A recent study by Hacer Tanrikulu et al. (2020) reveals the impact of marketing practices of the breastmilk substitutes industry on public health policy in the USA.
In the USA, early nutrition is compromised in the first two years of life by low rates of exclusive breast- feeding, exposure to breastmilk substitutes, early introduction of complementary foods and high consumption of ultra-processed foods, practices that go against the World Health Organization (WHO) recommendations.
Ultra-processed foods contribute to 58% of all calories consumed by the US pre-school population and there is increasing recognition of the association between diet- ary patterns based on these products, as defined by the NOVA food classification system and adverse health outcomes.
There is growing evidence that the ‘corporate political activity’ (CPA) of the food industry is a major barrier to the development and implementation of public health policies to promote healthy food environments.
This study showed that Nestlé used various ‘corporate political activity’ CPA strategies which may have influenced public health policy, research and practice in ways favourable to the baby food industry. These results could be used to further recognise and pre-empt the influence of corporations on health, in order to ensure that commercial interests do not prevail over public health goals.
One of the findings was that the baby food industry is voluntarily offering assistance to be part of the solution and not part of the problem and that this strategy ap-pears to help the industry gain goodwill and so have more potential to shape public opinion and persuade policy makers to influence policies, programs or regulations that are beneficial for industry interests.
The most frequent instrumental CPA documented in this study were those strategies classified under ‘information management’. Information on infant and young children nutrition and health, created by the industry, was targeted both at the general public, including mothers and caregivers, and health professionals. Indeed, Nestlé employed nutrition and health professionals whose role is to provide information to parents and health professionals free of charge. Concerns have fre- quently been raised about these kinds of activities and their potential conflict of interest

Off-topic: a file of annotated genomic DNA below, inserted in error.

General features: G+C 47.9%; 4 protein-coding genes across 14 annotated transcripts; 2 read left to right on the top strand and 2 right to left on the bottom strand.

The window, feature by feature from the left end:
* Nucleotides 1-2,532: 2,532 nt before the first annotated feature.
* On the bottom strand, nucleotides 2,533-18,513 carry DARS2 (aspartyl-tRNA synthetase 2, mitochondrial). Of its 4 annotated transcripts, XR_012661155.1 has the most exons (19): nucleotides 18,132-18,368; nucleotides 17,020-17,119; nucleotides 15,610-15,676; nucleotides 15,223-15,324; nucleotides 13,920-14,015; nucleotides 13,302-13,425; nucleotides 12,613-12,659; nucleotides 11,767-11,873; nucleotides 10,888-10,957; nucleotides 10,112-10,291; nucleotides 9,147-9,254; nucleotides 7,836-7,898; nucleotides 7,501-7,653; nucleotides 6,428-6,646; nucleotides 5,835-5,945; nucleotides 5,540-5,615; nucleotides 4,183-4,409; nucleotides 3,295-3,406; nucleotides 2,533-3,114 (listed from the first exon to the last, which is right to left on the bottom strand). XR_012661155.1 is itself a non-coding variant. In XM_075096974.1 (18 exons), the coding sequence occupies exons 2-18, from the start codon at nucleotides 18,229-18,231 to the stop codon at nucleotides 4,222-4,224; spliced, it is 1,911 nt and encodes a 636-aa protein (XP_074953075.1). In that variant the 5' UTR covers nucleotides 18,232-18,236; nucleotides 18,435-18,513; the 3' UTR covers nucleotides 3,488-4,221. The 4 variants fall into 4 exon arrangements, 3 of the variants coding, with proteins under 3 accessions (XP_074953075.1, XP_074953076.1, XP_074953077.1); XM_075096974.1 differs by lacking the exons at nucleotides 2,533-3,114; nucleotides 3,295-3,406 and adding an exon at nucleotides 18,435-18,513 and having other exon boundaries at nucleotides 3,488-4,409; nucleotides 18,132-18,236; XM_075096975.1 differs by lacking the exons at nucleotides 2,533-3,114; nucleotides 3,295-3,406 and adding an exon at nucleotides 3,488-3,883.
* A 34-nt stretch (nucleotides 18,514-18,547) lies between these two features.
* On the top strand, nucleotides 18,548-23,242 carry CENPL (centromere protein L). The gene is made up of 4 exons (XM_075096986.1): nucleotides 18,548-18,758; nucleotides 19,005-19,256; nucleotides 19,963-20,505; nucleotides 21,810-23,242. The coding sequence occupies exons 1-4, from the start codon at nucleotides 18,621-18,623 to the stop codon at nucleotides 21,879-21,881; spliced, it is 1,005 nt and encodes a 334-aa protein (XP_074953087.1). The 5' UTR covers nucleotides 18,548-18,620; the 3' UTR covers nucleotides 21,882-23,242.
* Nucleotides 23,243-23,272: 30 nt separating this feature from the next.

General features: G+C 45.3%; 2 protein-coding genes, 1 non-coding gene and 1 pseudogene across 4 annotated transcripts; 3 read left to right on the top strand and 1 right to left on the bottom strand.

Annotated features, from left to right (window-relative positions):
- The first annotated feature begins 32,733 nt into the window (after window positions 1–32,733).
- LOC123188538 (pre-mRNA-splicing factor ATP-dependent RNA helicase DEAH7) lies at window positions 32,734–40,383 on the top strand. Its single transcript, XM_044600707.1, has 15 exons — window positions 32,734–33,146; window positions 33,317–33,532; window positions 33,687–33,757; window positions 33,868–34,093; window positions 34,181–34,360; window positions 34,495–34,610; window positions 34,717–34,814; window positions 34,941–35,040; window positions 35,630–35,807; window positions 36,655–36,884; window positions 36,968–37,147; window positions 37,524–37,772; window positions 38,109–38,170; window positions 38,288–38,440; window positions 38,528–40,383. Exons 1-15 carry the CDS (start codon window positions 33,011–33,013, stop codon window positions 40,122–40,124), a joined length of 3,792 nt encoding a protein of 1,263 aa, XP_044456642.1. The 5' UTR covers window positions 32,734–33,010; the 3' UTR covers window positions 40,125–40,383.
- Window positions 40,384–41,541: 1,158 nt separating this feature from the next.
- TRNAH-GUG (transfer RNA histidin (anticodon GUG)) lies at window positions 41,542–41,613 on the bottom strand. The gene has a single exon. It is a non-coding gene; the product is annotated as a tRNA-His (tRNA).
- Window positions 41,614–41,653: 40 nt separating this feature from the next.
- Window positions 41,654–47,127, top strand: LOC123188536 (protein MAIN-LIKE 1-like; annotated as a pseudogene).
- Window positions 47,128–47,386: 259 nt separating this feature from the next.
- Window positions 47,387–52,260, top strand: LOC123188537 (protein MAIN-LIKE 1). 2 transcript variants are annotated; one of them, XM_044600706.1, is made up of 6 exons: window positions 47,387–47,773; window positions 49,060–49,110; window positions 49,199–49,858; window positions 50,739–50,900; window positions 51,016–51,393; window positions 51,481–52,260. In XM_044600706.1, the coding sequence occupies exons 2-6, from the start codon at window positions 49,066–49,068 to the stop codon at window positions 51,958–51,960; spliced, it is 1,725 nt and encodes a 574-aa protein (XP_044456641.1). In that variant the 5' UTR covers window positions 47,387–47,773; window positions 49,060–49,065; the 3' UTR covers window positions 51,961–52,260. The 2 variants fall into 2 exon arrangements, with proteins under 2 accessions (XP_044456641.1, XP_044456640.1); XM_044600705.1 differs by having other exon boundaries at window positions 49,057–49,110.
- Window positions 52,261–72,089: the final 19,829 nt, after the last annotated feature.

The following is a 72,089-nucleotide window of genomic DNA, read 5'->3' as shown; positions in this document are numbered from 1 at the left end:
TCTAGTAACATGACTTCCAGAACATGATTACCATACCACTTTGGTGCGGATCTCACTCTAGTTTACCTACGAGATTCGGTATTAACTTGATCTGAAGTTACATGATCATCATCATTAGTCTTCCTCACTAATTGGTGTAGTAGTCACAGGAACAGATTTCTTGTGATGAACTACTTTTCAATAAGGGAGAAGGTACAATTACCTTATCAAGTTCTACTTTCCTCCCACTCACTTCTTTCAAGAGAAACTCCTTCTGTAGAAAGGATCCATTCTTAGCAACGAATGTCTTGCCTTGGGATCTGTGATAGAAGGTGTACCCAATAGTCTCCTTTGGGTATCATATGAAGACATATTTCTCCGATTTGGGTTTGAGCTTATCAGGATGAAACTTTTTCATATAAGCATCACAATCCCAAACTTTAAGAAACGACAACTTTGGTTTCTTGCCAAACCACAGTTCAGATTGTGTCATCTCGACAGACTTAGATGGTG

Nestlé’s membership of the Sustainable Food Policy Alliance raises ques- tions about the potential conflict of interest and ability to lobby the US government policy, especially with respect to the current ecological issues about food and packaging (plastic trash), as well as processed food production and waste of natural ressources. See Green Feeding on our website.
Source: Hacer Tanrikulu, Daniela Neri, Aileen Robertson and Melissa Mialon, Corporate political activity of the baby food industry: the example of Nestlé in the United States of America. https://doi.org/10.1186/s13006-020-00268-x
Other ressources on Conflict of Interest
- Granheim SI, Engelhardt K, Rundall P, Bialous S, Iellamo A, Margetts B, et al. Interference in public health policy: examples of how the baby food industry uses tobacco industry tactics. World Nutr. 2017;8(2):288–310.
- L Lake, M Kroon, D Sanders, A Goga, C Witten, R Swart, H Saloojee, C Scott, M Manyuha, T Doherty. Child health, infant formula funding and South African health professionals: Eliminating conflict of interest. SAMJ December 2019, Vol. 109, No. 12
- The film “Tigers” launched in Toronto in September 2014 tells the real story of a young pakistani commercial working for Nestlé until he realised that the formula he was selling and promoting in hospitals and for medical doctors were in fact causing diseases and deaths in babies. He decides to quit the job and to sue the formula industry. Today he lives outside of Pakistan to protect himself.